Building performance simulation in undergraduate multidisciplinary education: Learning from an architecture and engineering collaboration
IBPSA 2009 - International Building Performance Simulation Association 2009
The paper is concerned with the integration of building performance simulation within a collaborative/ multidisciplinary higher-education environment. The paper presents a semester-long setup in which a course attended by both architecture and engineering students and jointly taught by an architect and an engineer ultimately collaborate with an undergraduate architecture design studio on proposing upgrades to an existing building. As an introductory-level course with building performance simulation (BPS) content, it strives to incorporate other components in addition to the collaborative design one. These other components aimed at grounding the BPS into physical reality are: back-of-the-envelope hand calculations, physical modeling, and data acquisition measurements. The authors find that leaving aside the goal of achieving refined analytical methods of BPS to instead endeavour to establish a proper collaborative framework between BPS consultant and designer (here represented by the course attendee and the studio attendee, respectively) early in the design process delivers interesting results in terms of student understanding of how buildings work.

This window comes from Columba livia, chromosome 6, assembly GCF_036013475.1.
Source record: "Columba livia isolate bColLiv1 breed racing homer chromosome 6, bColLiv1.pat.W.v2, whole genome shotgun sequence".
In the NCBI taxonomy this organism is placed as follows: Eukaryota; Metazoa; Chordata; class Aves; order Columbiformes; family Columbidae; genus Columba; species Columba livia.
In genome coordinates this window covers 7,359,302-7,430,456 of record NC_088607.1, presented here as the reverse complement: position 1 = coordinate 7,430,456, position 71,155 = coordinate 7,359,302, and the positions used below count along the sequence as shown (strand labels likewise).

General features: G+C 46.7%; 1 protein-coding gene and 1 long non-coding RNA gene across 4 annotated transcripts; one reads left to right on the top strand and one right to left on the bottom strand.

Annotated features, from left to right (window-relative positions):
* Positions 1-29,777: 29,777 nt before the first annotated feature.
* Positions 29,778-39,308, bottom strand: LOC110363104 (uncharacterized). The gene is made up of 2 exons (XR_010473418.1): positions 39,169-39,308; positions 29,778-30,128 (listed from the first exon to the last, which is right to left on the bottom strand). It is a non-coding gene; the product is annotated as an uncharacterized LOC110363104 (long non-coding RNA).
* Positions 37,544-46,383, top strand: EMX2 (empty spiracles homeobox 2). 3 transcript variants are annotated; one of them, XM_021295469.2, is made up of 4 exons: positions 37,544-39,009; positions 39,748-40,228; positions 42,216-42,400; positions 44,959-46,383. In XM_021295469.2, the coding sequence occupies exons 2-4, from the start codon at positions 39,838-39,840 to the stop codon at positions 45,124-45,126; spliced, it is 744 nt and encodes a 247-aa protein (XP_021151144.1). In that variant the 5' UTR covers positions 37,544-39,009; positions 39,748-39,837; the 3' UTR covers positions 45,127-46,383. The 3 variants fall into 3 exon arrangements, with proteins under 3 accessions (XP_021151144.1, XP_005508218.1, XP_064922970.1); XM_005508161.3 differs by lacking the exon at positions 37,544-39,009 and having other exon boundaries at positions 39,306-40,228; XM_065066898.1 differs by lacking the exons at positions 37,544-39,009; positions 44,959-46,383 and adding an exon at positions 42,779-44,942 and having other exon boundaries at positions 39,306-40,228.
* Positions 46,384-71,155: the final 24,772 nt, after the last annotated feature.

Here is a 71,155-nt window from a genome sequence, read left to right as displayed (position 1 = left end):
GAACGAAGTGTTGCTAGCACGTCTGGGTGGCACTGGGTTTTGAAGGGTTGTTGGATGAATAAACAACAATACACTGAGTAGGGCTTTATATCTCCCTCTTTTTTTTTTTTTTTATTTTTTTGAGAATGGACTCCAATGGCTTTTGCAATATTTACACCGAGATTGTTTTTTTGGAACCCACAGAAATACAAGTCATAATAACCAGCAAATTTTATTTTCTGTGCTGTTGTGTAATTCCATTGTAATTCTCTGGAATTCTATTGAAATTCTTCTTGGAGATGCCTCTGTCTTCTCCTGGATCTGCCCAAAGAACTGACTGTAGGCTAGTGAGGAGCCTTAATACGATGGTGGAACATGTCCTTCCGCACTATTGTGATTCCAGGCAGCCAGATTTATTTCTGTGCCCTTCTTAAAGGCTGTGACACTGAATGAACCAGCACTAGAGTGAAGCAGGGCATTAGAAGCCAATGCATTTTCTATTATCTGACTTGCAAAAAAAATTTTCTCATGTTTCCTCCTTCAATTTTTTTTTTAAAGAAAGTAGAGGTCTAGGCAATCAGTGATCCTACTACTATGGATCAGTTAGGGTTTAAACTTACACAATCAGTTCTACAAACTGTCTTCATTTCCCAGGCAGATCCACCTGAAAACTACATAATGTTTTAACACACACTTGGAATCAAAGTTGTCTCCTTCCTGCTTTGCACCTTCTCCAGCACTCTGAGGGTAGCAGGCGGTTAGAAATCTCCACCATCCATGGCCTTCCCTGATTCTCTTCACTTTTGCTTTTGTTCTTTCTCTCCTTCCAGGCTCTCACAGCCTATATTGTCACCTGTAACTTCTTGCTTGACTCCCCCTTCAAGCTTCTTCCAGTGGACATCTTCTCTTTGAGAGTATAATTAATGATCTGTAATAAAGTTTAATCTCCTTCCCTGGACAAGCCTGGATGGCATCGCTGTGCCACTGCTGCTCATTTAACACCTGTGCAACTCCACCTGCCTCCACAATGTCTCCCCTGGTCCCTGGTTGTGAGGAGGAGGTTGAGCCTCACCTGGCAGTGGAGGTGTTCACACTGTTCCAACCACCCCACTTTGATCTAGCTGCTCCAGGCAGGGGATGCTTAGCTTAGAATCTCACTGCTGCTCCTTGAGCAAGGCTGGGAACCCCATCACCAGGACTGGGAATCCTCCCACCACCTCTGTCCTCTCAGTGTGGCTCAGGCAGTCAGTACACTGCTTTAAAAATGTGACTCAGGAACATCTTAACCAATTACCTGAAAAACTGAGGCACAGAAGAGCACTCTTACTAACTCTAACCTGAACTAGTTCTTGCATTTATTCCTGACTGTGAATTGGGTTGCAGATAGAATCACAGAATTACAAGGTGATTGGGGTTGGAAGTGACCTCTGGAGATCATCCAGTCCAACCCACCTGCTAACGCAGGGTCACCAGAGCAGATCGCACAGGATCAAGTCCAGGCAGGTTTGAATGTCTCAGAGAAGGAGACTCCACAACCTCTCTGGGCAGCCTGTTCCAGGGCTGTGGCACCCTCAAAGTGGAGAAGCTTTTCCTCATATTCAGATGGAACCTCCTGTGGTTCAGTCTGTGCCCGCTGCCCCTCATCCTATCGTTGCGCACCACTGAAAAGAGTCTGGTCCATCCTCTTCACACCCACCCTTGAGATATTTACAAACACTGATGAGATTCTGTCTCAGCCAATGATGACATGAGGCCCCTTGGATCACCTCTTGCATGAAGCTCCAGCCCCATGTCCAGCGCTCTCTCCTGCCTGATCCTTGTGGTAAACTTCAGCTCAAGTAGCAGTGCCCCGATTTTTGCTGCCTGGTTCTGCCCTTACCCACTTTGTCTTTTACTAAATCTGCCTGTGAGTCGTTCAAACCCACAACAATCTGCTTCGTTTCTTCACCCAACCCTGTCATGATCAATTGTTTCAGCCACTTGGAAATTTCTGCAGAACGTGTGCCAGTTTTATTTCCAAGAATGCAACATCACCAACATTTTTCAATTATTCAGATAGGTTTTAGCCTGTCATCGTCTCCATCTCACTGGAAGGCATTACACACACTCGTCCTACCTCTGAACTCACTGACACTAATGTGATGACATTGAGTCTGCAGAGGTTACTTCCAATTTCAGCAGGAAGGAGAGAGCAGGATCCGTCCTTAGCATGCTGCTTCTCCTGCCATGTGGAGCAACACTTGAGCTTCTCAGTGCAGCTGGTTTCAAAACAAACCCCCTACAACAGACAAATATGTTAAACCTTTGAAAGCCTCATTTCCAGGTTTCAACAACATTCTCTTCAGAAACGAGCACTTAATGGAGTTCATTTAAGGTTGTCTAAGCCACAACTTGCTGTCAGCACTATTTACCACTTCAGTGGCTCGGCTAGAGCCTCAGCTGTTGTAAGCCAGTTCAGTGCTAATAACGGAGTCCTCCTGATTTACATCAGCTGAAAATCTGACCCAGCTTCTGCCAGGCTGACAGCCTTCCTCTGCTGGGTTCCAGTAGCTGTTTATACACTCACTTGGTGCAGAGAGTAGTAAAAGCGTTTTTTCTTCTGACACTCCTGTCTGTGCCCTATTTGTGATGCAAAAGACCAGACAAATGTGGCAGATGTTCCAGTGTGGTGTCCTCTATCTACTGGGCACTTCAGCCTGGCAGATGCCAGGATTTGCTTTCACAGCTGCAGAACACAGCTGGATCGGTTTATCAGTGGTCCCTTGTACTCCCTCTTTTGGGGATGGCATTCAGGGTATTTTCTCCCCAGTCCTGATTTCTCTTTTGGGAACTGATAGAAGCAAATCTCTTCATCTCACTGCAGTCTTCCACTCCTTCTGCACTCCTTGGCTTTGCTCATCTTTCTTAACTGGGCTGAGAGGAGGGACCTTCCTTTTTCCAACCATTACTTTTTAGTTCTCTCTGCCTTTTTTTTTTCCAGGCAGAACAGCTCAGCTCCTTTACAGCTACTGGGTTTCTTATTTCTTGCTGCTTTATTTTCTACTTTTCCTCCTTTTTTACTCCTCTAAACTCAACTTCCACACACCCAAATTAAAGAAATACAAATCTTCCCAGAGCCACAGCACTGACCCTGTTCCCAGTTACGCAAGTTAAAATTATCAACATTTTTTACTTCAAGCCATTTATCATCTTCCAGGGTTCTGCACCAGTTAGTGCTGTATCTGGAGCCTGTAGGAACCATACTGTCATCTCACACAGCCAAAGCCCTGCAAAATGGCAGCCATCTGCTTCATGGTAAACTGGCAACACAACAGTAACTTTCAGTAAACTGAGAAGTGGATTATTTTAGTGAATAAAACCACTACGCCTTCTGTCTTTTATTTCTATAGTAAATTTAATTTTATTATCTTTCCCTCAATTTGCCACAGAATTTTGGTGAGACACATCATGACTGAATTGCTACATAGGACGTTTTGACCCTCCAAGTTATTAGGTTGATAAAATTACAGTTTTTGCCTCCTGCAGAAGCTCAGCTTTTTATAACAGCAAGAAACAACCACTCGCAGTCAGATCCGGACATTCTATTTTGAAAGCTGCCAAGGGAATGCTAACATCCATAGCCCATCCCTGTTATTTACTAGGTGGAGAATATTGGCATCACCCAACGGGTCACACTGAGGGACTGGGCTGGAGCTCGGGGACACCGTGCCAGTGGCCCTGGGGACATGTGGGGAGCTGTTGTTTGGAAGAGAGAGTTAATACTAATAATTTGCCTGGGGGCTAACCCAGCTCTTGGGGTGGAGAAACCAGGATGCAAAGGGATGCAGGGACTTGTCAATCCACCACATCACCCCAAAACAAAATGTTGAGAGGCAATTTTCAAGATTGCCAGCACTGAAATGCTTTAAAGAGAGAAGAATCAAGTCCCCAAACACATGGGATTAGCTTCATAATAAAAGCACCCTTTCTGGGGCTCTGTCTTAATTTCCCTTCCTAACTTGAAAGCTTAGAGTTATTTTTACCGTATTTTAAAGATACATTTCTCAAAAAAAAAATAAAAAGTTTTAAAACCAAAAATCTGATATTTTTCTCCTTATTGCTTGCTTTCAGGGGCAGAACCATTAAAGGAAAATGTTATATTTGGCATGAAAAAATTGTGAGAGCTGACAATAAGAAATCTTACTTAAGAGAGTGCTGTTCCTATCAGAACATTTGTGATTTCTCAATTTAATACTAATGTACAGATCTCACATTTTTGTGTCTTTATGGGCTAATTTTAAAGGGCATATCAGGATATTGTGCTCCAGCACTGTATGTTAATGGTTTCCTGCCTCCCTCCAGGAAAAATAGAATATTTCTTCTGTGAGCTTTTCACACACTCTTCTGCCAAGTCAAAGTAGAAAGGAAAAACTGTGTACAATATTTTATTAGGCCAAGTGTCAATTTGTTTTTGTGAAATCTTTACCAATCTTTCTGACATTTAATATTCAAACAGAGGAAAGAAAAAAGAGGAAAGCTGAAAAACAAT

Charles, P., & Thomas, C. (2009). Building performance simulation in undergraduate multidisciplinary education: Learning from an architecture and engineering collaboration. IBPSA 2009 - International Building Performance Simulation Association 2009, 212-219. Retrieved from https://docs.rwu.edu/seccm_fp/69